Life teaches us some tough lessons: no matter how successful one thinks one is, nobody is irreplaceable and no company is too big, too famous or too revered to fail. Take Thomas Cook Group UK Plc and its associated entities.
Thomas Cook was the oldest international travel company on the planet having been founded by none other than a Mr. Thomas Cook back in 1841. At 2am on September 23rd 2019, their CEO announced that it had ceased trading with immediate effect and all future flights and holidays has been cancelled. 21,000 staff lost their jobs and 150,000 customers were in-resort at the time leading to one of the biggest civilian repatriation efforts since the Second World War. Nobody foresaw this.
The principal reason for Thomas Cook’s demise was its failure to grasp that the majority of travel is now booked online. Few people visit high street travel agents. They had an analogue business model in a digital world. Across 2021, we believe this story will unfortunately be repeated many times across much of the world.
Due to no fault of their own, but because of an invisible potentially deadly virus, organisations globally scrambled to transform themselves at an unprecedented rate. An online presence is no longer just a ‘nice to have’ for the more traditional bricks and mortar organisations, rather it has become the only source of revenue for most. A true existential means they need to work smart.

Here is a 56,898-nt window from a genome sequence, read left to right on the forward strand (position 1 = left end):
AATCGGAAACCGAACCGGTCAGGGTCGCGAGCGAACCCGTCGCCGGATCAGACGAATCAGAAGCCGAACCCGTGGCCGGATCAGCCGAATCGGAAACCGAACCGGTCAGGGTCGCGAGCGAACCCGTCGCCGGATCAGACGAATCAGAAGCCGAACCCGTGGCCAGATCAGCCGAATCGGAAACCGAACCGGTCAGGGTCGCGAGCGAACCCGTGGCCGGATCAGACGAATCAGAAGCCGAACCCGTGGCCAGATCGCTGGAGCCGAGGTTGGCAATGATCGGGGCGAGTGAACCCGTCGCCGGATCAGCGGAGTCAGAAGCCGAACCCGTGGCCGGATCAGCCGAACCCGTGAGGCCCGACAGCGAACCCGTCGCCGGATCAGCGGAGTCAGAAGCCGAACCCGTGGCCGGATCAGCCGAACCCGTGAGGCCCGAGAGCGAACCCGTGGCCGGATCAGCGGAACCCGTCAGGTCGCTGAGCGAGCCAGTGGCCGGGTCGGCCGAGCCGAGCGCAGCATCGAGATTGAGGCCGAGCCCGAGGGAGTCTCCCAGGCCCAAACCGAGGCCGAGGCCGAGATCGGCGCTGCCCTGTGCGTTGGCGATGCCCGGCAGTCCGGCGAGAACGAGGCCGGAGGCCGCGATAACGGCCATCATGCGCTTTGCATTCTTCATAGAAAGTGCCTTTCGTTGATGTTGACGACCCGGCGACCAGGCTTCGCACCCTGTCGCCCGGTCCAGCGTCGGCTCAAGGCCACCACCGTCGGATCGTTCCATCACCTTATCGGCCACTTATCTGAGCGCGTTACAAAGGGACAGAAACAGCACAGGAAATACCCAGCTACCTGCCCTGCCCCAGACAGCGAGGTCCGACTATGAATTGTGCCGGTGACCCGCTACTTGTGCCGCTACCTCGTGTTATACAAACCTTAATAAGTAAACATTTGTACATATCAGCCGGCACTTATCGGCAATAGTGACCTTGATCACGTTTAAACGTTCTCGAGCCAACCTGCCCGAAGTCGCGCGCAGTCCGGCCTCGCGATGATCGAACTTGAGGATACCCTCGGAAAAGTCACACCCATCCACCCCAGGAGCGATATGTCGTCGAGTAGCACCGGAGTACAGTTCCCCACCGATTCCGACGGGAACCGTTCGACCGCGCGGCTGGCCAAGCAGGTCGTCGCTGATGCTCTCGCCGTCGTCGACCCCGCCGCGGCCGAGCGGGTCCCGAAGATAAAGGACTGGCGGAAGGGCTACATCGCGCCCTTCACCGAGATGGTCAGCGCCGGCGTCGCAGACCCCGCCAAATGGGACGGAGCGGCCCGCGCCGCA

Purchasing habits have changed beyond recognition in the past year with the huge drive online. This seismic shift brings with it some big challenges though, none larger than trying to eliminate fraud.
For many years PricewaterhouseCoopers (PwC) have conducted their Global Economic Crime survey and their findings for 2020 do not make for light reading: the economic crime figure is their highest ever recorded, with 47% of businesses surveyed stating that they were impacted by fraud, corruption or other economic crime.
Fraudulent attacks on businesses appear from multiple angles, with almost 40% of frauds globally being perpetrated by external parties. Mobile network operators (MNOs) globally are not immune either.
Cumulatively we see MNOs globally losing billions annually but most of the ‘fraud’ perpetrated on them is not fraud in the classic sense of the word, something the average person on the street could immediately relate to. It’s of a different shade and a little subtler than that. To those of us in the know here at Vox though, subtle it isn’t and it hits like a sledgehammer. Let us explain.
About two-thirds of the world’s population now owns a mobile phone which means billions are clients of MNOs. A person’s mobile number is fast becoming one of the most important means of identifying and differentiating them, and with the massive moves online being made by so many brands, much of their content delivered to their customers is done so using mobile digital channels.
Companies today have so many ways to deliver marketing, transactional and content to us consumers but not all channels are built equal. SMS may be 28 years old but taken in isolation, there still isn’t another channel out there that is as ubiquitous and as successful at driving real engagement as SMS does. SMS for Business Messaging (B2C and B2B) purposes is called Application-to-Person (A2P SMS) and whilst traditional Person-to-Person (P2P) SMS volumes are on the slide due to increasing usage of apps like WhatsApp and WeChat, A2P SMS is on the up.